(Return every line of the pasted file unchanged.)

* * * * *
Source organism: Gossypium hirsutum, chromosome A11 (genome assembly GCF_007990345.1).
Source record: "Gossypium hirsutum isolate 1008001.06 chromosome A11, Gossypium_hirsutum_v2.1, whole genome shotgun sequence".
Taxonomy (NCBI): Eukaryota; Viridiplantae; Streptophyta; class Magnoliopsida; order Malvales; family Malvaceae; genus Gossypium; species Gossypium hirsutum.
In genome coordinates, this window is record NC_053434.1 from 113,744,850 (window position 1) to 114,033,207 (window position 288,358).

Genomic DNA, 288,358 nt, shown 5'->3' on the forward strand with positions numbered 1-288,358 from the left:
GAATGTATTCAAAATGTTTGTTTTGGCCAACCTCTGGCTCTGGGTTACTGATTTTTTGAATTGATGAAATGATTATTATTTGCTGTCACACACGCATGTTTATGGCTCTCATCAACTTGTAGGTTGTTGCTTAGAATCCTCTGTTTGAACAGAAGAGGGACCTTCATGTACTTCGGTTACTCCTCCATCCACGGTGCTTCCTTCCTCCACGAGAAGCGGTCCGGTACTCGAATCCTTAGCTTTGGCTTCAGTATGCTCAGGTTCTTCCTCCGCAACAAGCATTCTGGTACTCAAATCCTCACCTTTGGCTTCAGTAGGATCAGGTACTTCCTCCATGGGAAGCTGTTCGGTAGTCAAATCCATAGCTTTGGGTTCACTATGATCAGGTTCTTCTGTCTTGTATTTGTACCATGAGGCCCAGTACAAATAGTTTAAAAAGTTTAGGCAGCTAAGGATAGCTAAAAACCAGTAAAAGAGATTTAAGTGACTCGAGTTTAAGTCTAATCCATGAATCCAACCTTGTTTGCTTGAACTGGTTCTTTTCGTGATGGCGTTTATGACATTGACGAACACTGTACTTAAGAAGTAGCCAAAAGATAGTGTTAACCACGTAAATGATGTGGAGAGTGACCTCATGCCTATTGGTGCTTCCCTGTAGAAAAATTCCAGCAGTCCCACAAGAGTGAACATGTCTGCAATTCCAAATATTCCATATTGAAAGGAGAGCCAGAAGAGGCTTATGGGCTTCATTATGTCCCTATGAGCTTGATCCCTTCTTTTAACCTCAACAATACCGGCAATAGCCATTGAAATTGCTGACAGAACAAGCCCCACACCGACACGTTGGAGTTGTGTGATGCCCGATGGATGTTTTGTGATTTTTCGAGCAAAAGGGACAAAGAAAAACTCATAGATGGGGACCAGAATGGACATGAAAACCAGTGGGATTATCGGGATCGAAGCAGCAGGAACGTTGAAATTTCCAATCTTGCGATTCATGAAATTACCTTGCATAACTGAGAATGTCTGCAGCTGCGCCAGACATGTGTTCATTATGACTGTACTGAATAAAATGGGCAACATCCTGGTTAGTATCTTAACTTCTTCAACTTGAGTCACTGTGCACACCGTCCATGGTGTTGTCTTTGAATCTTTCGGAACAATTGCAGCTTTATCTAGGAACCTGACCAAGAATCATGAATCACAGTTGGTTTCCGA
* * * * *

Source organism: Gossypium hirsutum, chromosome A11 (genome assembly GCF_007990345.1).
Source record: "Gossypium hirsutum isolate 1008001.06 chromosome A11, Gossypium_hirsutum_v2.1, whole genome shotgun sequence".
Taxonomy (NCBI): Eukaryota; Viridiplantae; Streptophyta; class Magnoliopsida; order Malvales; family Malvaceae; genus Gossypium; species Gossypium hirsutum.
In genome coordinates, this window is record NC_053434.1 from 113,744,850 (window position 1) to 114,033,207 (window position 288,358).

Genomic DNA, 288,358 nt, shown 5'->3' on the forward strand with positions numbered 1-288,358 from the left:
GAATGTATTCAAAATGTTTGTTTTGGCCAACCTCTGGCTCTGGGTTACTGATTTTTTGAATTGATGAAATGATTATTATTTGCTGTCACACACGCATGTTTATGGCTCTCATCAACTTGTAGGTTGTTGCTTAGAATCCTCTGTTTGAACAGAAGAGGGACCTTCATGTACTTCGGTTACTCCTCCATCCACGGTGCTTCCTTCCTCCACGAGAAGCGGTCCGGTACTCGAATCCTTAGCTTTGGCTTCAGTATGCTCAGGTTCTTCCTCCGCAACAAGCATTCTGGTACTCAAATCCTCACCTTTGGCTTCAGTAGGATCAGGTACTTCCTCCATGGGAAGCTGTTCGGTAGTCAAATCCATAGCTTTGGGTTCACTATGATCAGGTTCTTCTGTCTTGTATTTGTACCATGAGGCCCAGTACAAATAGTTTAAAAAGTTTAGGCAGCTAAGGATAGCTAAAAACCAGTAAAAGAGATTTAAGTGACTCGAGTTTAAGTCTAATCCATGAATCCAACCTTGTTTGCTTGAACTGGTTCTTTTCGTGATGGCGTTTATGACATTGACGAACACTGTACTTAAGAAGTAGCCAAAAGATAGTGTTAACCACGTAAATGATGTGGAGAGTGACCTCATGCCTATTGGTGCTTCCCTGTAGAAAAATTCCAGCAGTCCCACAAGAGTGAACATGTCTGCAATTCCAAATATTCCATATTGAAAGGAGAGCCAGAAGAGGCTTATGGGCTTCATTATGTCCCTATGAGCTTGATCCCTTCTTTTAACCTCAACAATACCGGCAATAGCCATTGAAATTGCTGACAGAACAAGCCCCACACCGACACGTTGGAGTTGTGTGATGCCCGATGGATGTTTTGTGATTTTTCGAGCAAAAGGGACAAAGAAAAACTCATAGATGGGGACCAGAATGGACATGAAAACCAGTGGGATTATCGGGATCGAAGCAGCAGGAACGTTGAAATTTCCAATCTTGCGATTCATGAAATTACCTTGCATAACTGAGAATGTCTGCAGCTGCGCCAGACATGTGTTCATTATGACTGTACTGAATAAAATGGGCAACATCCTGGTTAGTATCTTAACTTCTTCAACTTGAGTCACTGTGCACACCGTCCATGGTGTTGTCTTTGAATCTTTCGGAACAATTGCAGCTTTATCTAGGAACCTGACCAAGAATCATGAATCACAGTTGGTTTCCGA